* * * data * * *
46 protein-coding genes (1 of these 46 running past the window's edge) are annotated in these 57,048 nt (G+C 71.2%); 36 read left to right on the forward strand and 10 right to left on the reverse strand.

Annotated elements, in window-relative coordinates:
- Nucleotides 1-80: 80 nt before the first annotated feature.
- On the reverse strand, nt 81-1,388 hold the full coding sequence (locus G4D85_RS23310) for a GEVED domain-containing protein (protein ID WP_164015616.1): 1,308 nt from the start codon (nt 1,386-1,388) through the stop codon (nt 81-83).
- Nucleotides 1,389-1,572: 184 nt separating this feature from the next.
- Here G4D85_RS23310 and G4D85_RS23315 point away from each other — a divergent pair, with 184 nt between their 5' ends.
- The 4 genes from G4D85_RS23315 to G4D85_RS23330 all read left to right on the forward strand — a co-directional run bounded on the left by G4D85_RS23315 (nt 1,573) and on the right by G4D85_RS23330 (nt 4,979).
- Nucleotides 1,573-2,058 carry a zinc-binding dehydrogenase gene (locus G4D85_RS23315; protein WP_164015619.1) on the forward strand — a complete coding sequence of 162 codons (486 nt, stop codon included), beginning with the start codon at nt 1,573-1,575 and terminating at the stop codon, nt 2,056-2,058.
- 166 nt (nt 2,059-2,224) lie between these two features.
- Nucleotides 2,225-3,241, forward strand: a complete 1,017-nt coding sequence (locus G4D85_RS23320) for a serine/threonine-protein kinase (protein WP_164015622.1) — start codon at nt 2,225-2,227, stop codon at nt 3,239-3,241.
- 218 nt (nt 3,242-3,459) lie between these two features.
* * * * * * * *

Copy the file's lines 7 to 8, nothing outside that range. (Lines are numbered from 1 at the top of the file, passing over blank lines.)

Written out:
- The 4 genes from G4D85_RS23315 to G4D85_RS23330 all read left to right on the forward strand — a co-directional run bounded on the left by G4D85_RS23315 (nt 1,573) and on the right by G4D85_RS23330 (nt 4,979).
- Nucleotides 1,573-2,058 carry a zinc-binding dehydrogenase gene (locus G4D85_RS23315; protein WP_164015619.1) on the forward strand — a complete coding sequence of 162 codons (486 nt, stop codon included), beginning with the start codon at nt 1,573-1,575 and terminating at the stop codon, nt 2,056-2,058.